My recipe for Honest Confidence doesn’t say anything about what you believe in. As a result, there can be two people, two groups, or two parties (or more!) who confidently act with integrity on their beliefs and values. They can all feel validated and justified in how they put themselves out there in the world and let their voices be heard…even if they are voicing totally oppositional, competing claims.
Politically speaking, this is a potential pickle for me because we’re left with a picture where one, by acting with integrity and according to her values, could just as easily work at a clinic that performs abortions or picket it (or write a blog post and make a YouTube video about it). Hence, we’re left with a picture of potentially vehement political disagreements where everyone confidently fights for their side because their values validate their position as right. This is an issue that requires more thorough attention, but I’ll just note one thing:
You can still be confident without being righteous.
The two are not synonymous. In fact, that’s why I emphasize humility as a key aspect of Honest Confidence. Phew. Moving right along then….
2. A Conflict in Confidences
In my talk, I contrast my notion of Honest Confidence against The Lies of the Best (which is the idea that confidence comes from being the best). In some not-so-discrete ways, I favor the model of Honest Confidence for myself and it is what I recommend for and encourage in others.
After the talk, people approached me and noted that their source of confidence definitely followed the model of being the best. I asked one man in particular how it was working out for him and he said, “Okay.”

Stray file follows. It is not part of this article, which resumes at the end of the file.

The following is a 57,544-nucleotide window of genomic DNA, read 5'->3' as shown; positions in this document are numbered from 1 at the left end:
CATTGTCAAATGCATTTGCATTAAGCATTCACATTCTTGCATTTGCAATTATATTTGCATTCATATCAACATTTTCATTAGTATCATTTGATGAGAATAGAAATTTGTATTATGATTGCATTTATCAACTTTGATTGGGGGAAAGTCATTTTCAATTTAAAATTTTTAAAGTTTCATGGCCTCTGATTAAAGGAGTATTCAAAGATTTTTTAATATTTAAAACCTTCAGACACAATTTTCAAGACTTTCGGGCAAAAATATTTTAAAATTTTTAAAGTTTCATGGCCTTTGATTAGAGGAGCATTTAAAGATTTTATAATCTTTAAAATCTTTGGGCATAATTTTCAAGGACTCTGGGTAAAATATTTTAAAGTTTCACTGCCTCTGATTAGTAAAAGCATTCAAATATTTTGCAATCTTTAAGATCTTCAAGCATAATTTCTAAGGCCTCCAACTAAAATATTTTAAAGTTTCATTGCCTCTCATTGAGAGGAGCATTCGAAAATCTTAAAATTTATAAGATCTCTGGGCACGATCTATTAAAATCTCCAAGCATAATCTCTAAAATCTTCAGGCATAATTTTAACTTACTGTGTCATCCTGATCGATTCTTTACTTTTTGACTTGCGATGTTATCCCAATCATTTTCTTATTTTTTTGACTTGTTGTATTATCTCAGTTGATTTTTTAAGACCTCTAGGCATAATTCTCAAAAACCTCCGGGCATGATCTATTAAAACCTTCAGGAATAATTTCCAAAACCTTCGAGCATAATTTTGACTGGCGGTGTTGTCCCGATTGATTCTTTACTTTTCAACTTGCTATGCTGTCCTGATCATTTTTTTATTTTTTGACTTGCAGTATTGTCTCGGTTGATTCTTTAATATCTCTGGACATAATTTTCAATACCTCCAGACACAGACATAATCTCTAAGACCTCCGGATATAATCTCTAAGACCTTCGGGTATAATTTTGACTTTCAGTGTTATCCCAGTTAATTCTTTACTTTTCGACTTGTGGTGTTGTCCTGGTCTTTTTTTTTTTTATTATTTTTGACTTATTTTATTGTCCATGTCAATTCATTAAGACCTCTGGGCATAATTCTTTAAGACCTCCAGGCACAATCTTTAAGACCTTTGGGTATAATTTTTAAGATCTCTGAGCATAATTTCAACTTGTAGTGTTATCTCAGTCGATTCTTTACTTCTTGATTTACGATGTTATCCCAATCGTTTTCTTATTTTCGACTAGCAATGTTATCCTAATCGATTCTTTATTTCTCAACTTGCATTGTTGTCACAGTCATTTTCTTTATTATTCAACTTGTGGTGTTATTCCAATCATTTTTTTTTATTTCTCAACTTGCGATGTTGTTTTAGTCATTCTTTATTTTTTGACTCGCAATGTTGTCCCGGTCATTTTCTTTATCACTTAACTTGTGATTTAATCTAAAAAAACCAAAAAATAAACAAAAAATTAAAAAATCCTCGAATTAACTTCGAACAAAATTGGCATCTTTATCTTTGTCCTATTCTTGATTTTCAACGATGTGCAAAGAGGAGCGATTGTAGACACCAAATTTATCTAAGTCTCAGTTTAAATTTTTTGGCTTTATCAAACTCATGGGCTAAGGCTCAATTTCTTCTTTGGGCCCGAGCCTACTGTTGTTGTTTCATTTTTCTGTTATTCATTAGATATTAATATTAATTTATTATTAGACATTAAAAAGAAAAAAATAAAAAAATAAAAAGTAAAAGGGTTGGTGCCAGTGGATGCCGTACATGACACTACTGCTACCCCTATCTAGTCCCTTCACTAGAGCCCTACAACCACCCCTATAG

I might have raised a skeptical eyebrow, but really, who am I to say that he can’t or shouldn’t feeling good about himself because he thinks he is the best? Or, maybe he is the best, and maybe then he has every reason to be confident.
Without saying that being the best can’t be a source of confidence for some people, I think it can present challenges for others who don’t also adopt that model of confidence. For instance, while striving to be the best might work great for that particular man, it might not settle so well with those who are close to him (i.e., his wife was less enthusiastic when I asked how being the best was working out for him), especially if he expects them to also be the best.
This was my biggest realization with respect to my own recent struggle with confidence:
Interpersonal problems can surface when our models of confidence conflict.
For the longest time I couldn’t figure out how it was possible that I could feel confident in myself as a person, confident enough, in fact, to stand on a stage and give a talk about confidence, and yet not feel confident in other respects with those whom I am close and care about so deeply.